- 30% of the materials used in making the carbon neutral watch are recycled or renewable (not including packaging or in-box accessories)
- 100% of the suppliers that Apple buys parts and components from for the “carbon neutral” watch have agreed to Apple’s Supplier Clean Energy Program, which means suppliers have to power the production of their Apple parts with renewable energy and invest in new renewable energy projects in the areas in which they operate. To be part of the program, qualified suppliers are not permitted to take credit for the renewable energy that already exists on the electric grid in which they operate, but must instead purchase new renewable energy on the grid in which they operate for the production of Apple-related products — a requirement called “additionality.” Apple is transparent and specific about the sources of clean electricity its suppliers use in its environmental progress report: In 2022, 2% of suppliers were using onsite renewable electricity, 24% were buying renewable energy certificates, 66% were making renewable power purchases, and 9% were making direct investments in renewable energy projects.
- 100% of the electricity used in manufacturing of the watch is matched with 100% clean electricity, which means that Apple and its manufacturers have invested in enough renewable energy to cover the electricity footprint of what is used to make the Apple “carbon neutral” watch. In some cases, if the manufacturer has not yet reached 100% renewable energy, Apple will fill the gap by making enough investment in renewable energy projects to cover the total electricity footprint of what is used to make the “carbon neutral” watch. This kind of corporate clean electricity procurement math is its own complicated accounting framework, but is standard and has significantly improved the pace of renewable energy getting on the grid.
- More than half of the shipping of products by weight is scheduled to be done with methods other than by airplane. Traveling by plane is currently one of the most carbon intensive methods of transportation.
- The packaging for the watch is made with 100% recycled or “responsibly sourced” wood fibers.
- Apple is also matching the expected electricity that customers use to charge their carbon neutral watches with investments in clean energy projects. Also, Apple advises users of when the energy on the grid they are using is the most clean so they can opt to charge their device when the electric grid is being charged with the most renewable energy.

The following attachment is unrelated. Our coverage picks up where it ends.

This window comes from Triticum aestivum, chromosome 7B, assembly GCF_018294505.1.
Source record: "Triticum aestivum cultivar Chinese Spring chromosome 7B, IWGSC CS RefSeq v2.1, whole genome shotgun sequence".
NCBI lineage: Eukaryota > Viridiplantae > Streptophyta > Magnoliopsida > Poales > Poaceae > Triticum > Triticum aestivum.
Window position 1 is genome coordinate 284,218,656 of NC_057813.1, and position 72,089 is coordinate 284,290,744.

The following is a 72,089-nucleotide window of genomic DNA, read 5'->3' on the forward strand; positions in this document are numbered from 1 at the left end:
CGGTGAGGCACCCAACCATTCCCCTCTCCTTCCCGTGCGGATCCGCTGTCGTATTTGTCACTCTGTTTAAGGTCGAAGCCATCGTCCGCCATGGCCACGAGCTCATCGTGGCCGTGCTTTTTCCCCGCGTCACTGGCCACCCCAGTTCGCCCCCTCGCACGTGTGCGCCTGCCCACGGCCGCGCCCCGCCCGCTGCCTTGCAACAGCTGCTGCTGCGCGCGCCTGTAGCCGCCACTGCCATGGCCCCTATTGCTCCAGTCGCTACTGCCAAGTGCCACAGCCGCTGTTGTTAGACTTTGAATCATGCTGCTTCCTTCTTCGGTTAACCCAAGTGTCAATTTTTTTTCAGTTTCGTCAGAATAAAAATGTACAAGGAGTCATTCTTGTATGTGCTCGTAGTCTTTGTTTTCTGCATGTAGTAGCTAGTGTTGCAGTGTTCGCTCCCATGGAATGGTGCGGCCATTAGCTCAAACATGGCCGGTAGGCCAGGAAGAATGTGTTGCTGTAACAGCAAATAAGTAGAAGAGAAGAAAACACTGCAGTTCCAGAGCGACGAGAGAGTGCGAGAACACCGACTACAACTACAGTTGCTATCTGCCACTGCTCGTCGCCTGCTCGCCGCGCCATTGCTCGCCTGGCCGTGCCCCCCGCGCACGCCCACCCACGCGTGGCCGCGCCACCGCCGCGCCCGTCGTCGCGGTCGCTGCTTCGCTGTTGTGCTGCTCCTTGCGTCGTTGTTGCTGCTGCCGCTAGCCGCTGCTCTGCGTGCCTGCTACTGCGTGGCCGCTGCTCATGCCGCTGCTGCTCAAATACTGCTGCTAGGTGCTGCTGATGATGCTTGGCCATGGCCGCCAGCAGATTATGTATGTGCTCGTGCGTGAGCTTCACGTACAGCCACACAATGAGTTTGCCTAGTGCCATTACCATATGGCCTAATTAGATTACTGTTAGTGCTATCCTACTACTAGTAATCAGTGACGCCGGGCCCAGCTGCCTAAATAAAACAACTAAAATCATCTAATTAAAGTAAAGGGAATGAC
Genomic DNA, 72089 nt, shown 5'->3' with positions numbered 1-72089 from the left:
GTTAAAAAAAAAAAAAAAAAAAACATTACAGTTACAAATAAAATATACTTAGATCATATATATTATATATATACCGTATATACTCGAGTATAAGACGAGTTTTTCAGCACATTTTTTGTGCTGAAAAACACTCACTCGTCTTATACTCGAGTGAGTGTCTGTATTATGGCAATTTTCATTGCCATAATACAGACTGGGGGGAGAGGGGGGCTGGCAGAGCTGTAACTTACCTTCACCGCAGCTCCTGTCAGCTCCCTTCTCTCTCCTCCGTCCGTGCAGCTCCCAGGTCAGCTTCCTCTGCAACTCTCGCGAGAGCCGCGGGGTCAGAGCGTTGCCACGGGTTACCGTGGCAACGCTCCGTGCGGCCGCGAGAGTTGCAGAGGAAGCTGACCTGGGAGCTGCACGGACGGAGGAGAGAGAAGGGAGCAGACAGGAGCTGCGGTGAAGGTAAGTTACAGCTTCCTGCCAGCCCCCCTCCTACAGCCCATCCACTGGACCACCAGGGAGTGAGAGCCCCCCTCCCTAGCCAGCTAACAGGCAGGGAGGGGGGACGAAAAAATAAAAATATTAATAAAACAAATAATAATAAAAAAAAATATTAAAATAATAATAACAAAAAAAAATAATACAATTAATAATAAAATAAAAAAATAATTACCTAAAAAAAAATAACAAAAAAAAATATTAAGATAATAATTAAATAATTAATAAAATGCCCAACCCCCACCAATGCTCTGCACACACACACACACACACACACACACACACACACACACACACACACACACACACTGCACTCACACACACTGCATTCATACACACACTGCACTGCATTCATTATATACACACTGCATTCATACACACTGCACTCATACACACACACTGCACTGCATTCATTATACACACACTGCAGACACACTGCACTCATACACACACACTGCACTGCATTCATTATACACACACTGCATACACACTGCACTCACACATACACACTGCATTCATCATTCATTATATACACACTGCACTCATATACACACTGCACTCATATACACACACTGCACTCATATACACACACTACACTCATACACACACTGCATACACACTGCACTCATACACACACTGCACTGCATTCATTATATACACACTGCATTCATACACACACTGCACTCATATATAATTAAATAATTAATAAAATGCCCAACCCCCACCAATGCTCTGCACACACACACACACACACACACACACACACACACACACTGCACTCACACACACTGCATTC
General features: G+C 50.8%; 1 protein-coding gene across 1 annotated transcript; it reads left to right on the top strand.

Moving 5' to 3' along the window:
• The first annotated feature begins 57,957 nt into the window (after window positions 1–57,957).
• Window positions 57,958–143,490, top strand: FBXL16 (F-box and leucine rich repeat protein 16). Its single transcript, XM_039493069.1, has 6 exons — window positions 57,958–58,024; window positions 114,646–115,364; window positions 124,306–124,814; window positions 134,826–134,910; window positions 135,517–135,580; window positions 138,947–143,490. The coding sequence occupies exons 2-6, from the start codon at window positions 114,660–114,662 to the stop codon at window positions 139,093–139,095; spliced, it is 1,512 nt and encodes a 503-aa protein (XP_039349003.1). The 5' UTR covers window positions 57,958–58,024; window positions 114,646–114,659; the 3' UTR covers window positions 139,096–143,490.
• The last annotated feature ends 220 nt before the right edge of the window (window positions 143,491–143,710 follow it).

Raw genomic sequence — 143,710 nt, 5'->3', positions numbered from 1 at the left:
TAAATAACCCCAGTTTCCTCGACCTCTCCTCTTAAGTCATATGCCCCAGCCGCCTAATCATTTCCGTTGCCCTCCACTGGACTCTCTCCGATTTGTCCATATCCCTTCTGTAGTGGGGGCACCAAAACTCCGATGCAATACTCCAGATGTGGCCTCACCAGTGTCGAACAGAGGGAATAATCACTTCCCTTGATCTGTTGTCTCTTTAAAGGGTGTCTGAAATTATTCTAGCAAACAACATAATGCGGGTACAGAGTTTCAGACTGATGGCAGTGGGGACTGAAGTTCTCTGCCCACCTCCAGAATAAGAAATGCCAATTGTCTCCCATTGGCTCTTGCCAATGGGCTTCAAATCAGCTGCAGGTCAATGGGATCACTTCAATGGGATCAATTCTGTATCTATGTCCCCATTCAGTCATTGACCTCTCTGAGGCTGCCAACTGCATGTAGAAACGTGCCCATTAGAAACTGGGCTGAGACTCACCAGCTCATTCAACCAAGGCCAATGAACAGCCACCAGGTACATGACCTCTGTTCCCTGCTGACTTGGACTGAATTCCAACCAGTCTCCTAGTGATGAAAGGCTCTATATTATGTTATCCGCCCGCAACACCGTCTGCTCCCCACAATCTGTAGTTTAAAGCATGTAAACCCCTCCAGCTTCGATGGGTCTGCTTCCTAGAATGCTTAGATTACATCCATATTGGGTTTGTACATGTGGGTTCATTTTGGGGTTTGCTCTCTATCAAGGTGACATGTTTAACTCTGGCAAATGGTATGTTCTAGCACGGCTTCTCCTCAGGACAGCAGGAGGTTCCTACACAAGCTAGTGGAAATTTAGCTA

Apple ought to be respected for these accomplishments, Sturcken at EDF told CNBC.
Sturcken has been at EDF for almost 27 years, leading partnerships with companies such as Airbnb, FedEx, Lyft, UPS and Walmart to reduce the emissions of their supply chains. EDF does not take money from the companies it works with, and Sturcken has not worked with Apple on its “carbon neutral” watch. Broadly speaking, though, Sturcken said, Apple is doing good work in its sustainability efforts. “They’re a leader,” Sturcken said. “They have a whole team. They get it. They’re focusing on the right things, in general.”
Any aluminum Apple Watch Series 9 with the new Sport Loop watch band is considered “carbon neutral.”
Photo courtesy Apple
To compensate for the 22% of unabated residual emissions, Apple invests in what it deems to be high-quality carbon credits that restore grasslands, wetlands and forests.
Apple does this via its Restore Fund, an initiative that Apple launched with Conservation International and Goldman Sachs in 2021 that invests in protecting and restoring working native forests, grasslands and wetlands. Current projects are in Brazil and Paraguay and will restore 150,000 acres of forests and protect another 100,000 acres of forests, grasslands and wetlands.
The criticism of these kinds of forestry projects is that their climate mitigation impact is less permanent than the climate impact of releasing greenhouse gas emissions into the atmosphere to begin with.
“Apple relies on credits from carbon dioxide removal projects that restore forest, wetlands, and grasslands. Due to natural or human-induced disturbances such as forest fires, land degradation or land-use change, carbon storage in forestry and land-use projects is likely to only be temporary, and therefore in no way comparable with not having emitted greenhouse gases in the first place,” Reena Skribbe, a sustainable development expert at the nonprofit organization NewClimate Institute, told CNBC.